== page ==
Robert Downey jr is SHERLOCK HOLMES on screen right now, but years ago he co-starred in one of my favorite films you may have never heard of, TRUE BELIEVER. James Woods was the lead character, a larger than life lawyer who mostly defended drug dealers and almost never lost a case. Of course, he was an expert on legal technicalities. He gets a new law clerk (Downey) and a new case - an innocent kid accused of murder. Seems that it's more difficult to prove an innocent man is innocent than a guilty man.
I often use one of the lines from the movie to explain why that crap you see on screen is usually not the brilliance from the screenplay - their only witness is a paranoid mental patient who believes the telephone company killed JFK and says, "I suppose you don't know the phone company killed Kennedy because he was trying to b-break it up -- and they'll never let that happen. They control everything: what you say in the mouthpiece is never exactly what comes out the other end."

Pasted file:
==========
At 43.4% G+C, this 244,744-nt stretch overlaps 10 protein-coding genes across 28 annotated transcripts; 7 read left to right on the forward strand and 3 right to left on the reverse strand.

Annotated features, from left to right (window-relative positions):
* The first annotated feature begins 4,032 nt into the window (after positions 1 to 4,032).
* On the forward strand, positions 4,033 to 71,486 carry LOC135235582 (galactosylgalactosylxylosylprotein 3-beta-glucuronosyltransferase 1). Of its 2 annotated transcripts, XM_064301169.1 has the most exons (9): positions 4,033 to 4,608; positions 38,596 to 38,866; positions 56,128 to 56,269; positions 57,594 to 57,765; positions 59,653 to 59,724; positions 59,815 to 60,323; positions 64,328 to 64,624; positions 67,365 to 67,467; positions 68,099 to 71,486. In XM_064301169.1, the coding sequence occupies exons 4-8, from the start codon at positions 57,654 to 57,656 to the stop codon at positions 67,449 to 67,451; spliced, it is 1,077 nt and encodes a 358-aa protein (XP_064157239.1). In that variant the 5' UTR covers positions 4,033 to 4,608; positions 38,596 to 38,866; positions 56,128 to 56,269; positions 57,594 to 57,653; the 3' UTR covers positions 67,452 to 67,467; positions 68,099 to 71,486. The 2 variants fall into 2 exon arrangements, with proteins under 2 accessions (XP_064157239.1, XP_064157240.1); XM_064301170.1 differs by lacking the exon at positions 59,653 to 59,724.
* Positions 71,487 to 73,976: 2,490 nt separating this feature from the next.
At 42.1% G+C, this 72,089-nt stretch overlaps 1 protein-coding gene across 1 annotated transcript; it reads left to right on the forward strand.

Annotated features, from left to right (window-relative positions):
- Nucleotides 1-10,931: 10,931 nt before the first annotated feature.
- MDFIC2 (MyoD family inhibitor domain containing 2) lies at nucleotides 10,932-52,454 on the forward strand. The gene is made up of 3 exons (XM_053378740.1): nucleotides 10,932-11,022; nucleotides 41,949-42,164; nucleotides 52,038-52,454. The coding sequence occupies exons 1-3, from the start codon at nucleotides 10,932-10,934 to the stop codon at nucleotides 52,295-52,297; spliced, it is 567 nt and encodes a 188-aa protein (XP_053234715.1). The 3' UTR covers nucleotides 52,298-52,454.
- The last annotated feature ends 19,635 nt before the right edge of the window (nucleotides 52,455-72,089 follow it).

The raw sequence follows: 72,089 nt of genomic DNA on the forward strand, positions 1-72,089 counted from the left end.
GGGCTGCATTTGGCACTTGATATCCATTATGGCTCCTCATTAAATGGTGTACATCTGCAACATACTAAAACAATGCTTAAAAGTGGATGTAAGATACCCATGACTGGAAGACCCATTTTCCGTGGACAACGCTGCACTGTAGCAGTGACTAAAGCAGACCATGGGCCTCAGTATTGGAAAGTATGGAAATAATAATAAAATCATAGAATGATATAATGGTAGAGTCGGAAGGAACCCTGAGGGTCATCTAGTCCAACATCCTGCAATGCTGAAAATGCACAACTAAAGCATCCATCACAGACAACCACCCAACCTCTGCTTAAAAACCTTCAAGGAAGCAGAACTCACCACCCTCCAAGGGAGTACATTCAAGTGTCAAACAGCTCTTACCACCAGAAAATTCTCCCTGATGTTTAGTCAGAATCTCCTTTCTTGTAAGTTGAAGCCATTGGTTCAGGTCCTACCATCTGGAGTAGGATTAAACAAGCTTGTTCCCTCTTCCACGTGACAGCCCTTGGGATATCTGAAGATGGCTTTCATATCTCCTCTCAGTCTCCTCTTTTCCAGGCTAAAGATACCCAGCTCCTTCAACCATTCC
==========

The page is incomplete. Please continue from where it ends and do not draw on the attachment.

What you write in the script is never exactly what shows up on screen.
Here is an old interview with the great Wesley Strick on writing the screenplay for TRUE BELIEVER:
And, for a film you may never have heard of, it spun off into a TV show you also probably never heard of. Hits from the past, forgotten today.
TODAY'S SCRIPT TIP: Why Write Fight Scenes? - and the good MATRIX movie.
Yesterday's Dinner: Baja Fresh - Mahi Mahi tacos (grilled), black beans, rice.
Movies: 44 CHEST - review to come.